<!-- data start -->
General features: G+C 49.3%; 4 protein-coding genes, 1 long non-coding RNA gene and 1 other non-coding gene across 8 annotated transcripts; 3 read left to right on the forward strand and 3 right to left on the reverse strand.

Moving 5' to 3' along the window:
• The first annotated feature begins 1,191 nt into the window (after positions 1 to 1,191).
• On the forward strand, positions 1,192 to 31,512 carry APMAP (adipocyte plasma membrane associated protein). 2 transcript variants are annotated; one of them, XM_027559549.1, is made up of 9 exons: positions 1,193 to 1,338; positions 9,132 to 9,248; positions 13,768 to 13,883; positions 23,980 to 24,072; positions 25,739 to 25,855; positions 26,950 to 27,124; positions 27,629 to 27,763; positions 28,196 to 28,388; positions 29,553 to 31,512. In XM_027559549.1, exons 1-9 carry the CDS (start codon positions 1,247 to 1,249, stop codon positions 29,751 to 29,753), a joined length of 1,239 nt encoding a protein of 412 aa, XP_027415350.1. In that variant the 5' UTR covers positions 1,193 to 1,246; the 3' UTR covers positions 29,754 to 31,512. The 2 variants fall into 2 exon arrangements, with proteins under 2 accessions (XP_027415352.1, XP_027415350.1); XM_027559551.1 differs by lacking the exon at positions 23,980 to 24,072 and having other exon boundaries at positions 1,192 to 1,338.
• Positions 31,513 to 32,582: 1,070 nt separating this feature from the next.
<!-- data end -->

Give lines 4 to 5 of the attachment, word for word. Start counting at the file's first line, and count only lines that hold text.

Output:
• On the forward strand, positions 1,192 to 31,512 carry APMAP (adipocyte plasma membrane associated protein). 2 transcript variants are annotated; one of them, XM_027559549.1, is made up of 9 exons: positions 1,193 to 1,338; positions 9,132 to 9,248; positions 13,768 to 13,883; positions 23,980 to 24,072; positions 25,739 to 25,855; positions 26,950 to 27,124; positions 27,629 to 27,763; positions 28,196 to 28,388; positions 29,553 to 31,512. In XM_027559549.1, exons 1-9 carry the CDS (start codon positions 1,247 to 1,249, stop codon positions 29,751 to 29,753), a joined length of 1,239 nt encoding a protein of 412 aa, XP_027415350.1. In that variant the 5' UTR covers positions 1,193 to 1,246; the 3' UTR covers positions 29,754 to 31,512. The 2 variants fall into 2 exon arrangements, with proteins under 2 accessions (XP_027415352.1, XP_027415350.1); XM_027559551.1 differs by lacking the exon at positions 23,980 to 24,072 and having other exon boundaries at positions 1,192 to 1,338.
• Positions 31,513 to 32,582: 1,070 nt separating this feature from the next.